So far I had been making pretty good connections everywhere, so I know that it was about time for a snag. This was that the train got in to Jhansi pretty much on time, at about 2:40pm, but that did me no good since the last bus out of Jhansi Khajuraho was at 1:15. I wanted to see about a train to Mahoba, which is only 2 hours by bus to Khajuraho, but the next train to Mahoba was at 4, getting me there at 8 or 9, which would be too late for the last bus from there. So, checked into a hotel, had a little walk around. It was somewhat interesting to see a little nowhere town just going about non-touristy life. I found out that all the little internet cafes there use te same server, and that server happened to be down. That meant I couldn’t do that, so, I just got some food and was lazy. Had several hot showers. I had hot showers in Bangalore, so it’s not like it’s been that long having cold ones. I guess I’m just a wimp, but after even a week of cold showers, I really appreciated that hot water. Also, my muscles and joints needed the loosening, not to mention the fact that after sleeping on the floor of that train, I felt just about the dirtiest I have ever.
I got to sleep early and slept like a baby. Very glad to have brought a sleeping bag. That thing is sooo comfy, I swear so far it always is just the right amount of insulating. I love hi-tech things and stuff. Got up at 4:53 (set the alarm for 4:50, and it had been beeping for 3 minutes by the time that I woke up. Packed up, and headed off on foot (no empty rickshaws in sight) to get the 5:30 “deluxe” bus to Khajuraho. The bust ride wasn’t all too bad compared to most. Went by pretty fast – I may have slept a bit, I’m not really sure. One thing though, is it was fucking freezing! I had my fleece on, so I was alright waist up, but I had thin pants on (the only pair remotely clean enough to wear) and flip-flops. I couldn’t feel my toes for hours. And my shoes and socks were packed away in my bag, which was stowed in the bowels of the bus (getting very very dirty I was soon to see). I tried my best to insulate my toes by putting my little daypack over them, but it was so/so, especially with the fact that many of the windows of the bus were at most only half there, it was just damned cold. I have learned my lesson, I think. Get out of south India habits before I get hypothermia. It is December after all.
Stone masonry must have been a lucrative business in India in the olden days. They really kept busy. I was amazed at the sheer magnitude of Ellora, and I am amazed at the magnitude here, but what is really amazing is the detail. Most every surface of every temple is carved to such a level of intricacy. After more than a millennium some of the sculptures adorning the temples look like they could have been carved yesterday – by someone with good eyes and a very small chisel.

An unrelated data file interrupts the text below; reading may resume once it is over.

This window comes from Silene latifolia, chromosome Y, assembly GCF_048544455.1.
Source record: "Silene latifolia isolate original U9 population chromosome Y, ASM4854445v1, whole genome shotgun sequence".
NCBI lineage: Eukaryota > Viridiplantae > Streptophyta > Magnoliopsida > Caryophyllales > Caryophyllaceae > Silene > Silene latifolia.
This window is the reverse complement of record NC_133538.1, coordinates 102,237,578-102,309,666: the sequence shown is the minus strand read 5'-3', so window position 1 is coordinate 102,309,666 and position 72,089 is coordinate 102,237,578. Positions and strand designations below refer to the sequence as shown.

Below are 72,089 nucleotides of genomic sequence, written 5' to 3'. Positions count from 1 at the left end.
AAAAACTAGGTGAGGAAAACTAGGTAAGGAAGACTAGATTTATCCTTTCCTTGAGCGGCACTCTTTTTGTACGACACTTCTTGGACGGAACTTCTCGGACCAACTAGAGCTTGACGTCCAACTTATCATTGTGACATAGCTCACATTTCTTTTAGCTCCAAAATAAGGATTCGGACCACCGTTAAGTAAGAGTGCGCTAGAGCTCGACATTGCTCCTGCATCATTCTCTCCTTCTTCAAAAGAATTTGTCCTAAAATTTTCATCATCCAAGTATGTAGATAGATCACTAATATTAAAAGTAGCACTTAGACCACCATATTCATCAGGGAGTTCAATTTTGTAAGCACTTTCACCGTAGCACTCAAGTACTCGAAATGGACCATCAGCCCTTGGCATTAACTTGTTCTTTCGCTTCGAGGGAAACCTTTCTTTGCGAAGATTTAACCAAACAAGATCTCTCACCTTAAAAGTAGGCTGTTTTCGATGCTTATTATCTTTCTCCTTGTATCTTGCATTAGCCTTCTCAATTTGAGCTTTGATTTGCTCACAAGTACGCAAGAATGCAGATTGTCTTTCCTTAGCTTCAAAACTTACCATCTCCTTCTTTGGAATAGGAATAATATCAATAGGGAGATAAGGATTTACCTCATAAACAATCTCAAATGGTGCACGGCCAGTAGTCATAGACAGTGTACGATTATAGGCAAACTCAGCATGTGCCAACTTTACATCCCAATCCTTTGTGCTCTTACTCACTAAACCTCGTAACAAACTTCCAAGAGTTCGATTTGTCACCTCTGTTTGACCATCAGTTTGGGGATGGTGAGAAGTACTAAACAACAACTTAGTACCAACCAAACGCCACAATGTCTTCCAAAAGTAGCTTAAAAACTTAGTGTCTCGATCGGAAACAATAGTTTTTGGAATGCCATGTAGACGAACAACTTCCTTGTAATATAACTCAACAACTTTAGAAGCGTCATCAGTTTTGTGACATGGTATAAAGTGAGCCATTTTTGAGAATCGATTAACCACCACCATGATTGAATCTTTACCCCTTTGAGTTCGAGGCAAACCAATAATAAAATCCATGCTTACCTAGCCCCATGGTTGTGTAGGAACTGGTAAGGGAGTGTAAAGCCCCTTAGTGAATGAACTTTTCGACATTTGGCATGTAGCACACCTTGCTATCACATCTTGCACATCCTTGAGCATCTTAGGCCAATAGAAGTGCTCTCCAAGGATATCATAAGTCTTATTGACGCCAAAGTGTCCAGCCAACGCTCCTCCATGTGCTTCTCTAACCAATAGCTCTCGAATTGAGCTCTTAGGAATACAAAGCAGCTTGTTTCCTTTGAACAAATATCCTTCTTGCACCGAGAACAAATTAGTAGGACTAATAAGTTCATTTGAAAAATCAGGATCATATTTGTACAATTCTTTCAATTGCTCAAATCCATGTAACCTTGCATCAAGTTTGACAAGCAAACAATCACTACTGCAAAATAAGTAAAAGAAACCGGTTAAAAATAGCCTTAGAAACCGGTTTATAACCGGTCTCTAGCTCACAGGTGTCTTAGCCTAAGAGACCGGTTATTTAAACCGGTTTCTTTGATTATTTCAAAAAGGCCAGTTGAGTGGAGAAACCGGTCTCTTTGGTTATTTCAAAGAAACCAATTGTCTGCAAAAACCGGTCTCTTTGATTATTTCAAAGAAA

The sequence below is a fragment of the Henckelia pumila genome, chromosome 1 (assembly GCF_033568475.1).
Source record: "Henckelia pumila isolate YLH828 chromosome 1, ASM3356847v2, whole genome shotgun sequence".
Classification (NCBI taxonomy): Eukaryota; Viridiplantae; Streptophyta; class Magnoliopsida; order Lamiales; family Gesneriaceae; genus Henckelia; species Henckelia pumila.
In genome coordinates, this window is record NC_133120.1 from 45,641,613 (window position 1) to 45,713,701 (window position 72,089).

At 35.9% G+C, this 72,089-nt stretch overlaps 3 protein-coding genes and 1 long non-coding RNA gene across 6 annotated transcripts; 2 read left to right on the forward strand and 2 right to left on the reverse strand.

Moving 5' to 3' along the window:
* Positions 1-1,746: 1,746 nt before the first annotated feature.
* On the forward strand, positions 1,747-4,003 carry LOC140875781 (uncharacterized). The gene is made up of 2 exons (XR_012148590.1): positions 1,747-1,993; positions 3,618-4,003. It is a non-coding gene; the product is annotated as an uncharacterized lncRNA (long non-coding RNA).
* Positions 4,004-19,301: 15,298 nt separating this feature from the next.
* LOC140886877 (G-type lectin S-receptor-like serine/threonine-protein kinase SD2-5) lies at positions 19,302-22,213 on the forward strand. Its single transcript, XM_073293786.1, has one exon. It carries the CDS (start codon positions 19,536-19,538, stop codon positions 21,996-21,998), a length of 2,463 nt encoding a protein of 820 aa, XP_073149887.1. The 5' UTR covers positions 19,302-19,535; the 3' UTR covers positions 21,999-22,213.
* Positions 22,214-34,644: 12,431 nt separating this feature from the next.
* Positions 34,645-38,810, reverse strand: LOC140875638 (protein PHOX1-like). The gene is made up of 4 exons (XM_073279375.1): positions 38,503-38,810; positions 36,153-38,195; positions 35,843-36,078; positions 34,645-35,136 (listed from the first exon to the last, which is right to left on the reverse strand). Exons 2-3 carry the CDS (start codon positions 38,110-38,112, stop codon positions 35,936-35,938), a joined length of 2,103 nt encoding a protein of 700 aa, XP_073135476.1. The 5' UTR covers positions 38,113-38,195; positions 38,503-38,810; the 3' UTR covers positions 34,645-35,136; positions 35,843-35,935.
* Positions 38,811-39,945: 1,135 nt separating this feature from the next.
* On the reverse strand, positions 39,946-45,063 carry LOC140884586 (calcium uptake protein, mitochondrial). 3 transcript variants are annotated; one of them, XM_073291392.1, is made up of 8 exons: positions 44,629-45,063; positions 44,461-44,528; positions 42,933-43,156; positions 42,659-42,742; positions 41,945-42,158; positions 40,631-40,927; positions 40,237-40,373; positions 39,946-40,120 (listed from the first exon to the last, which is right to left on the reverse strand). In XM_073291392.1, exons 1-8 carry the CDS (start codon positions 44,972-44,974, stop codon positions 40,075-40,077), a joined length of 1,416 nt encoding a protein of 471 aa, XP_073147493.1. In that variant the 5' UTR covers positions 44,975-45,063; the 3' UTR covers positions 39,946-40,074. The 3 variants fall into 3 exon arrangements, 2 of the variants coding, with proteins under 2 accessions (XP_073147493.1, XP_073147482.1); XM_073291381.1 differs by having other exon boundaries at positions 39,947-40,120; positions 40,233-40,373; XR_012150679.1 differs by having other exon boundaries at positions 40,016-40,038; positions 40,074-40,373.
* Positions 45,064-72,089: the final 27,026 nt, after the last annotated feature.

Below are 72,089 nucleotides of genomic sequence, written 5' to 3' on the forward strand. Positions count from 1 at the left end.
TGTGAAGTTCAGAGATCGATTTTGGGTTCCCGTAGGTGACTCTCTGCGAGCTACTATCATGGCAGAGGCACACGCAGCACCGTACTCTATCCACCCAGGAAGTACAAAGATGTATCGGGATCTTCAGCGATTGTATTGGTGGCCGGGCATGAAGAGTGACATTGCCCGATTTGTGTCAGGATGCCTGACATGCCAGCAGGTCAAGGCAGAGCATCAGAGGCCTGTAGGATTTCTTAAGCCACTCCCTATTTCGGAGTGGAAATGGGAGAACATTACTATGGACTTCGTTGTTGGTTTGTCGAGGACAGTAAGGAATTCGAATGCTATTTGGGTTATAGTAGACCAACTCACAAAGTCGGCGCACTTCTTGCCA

Considering that the motif is supposed to be representation of everyday life, life back then had to have been alot of fun. Among other things, they seemed to take part in their fair share of: wild hunts on war elephants, fighting tigers and winning, having lots of arms and/or an animal head, and lots and lots (and lots) of very impressive sex. The artists must have either been to some really wild parties or they had one helluvan imagination. I will leave most of it up to your imagination (the pictures might help), except to say that they do some things I have neither the strength, limberness, resources, nor the stomach to do.
All in all, while the eroticism is very interesting (and just pretty way cool), it’s not the by any means the best part. My lasting impression of Khajuraho is more of the beauty of the thousands upon thousands of sculptures, the majesty of the architecture, and the wonderful setting. The main temple complex is in a fenced-off park, and, while the entrance fee for foreigners is a lot at US$5, the park is really nice. There’s lots of green grass, and flowers and birds chirping and fresh air, and it wasn’t crowded at all. Und, last but not least, no one was trying to sell me anything!
I finally found somewhere with a CD-burner. Now I can unload all the videos I have sitting around on my memory card. I promise they’re not really interesting at all, I just couldn’t bare to deleat them.
I like Khajuraho, it’s a bit like Hampi in being a small quiet peaceful town with really neat relics of being an empire’s capital. It also has lots of things catering to tourists. Too many things catering to tourists, really. Maybe this is just low season, but it seems that too many people want a piece of the pie and are trying very hard to get it, all in the same few ways too. The upshot of this is that there’s lots of things to cater to me. Take, for example, the availability of my dinner. They just knew that the Japanese tourist in me was going to want some omuraisu.
I have found out that the bus/train schedule I wished for is actually miraculously possible. I can catch a bus for Mahoba at 4:00pm tomorrow, and from there leaves a train to Varanasi at 10:00pm, which should get me there by morning.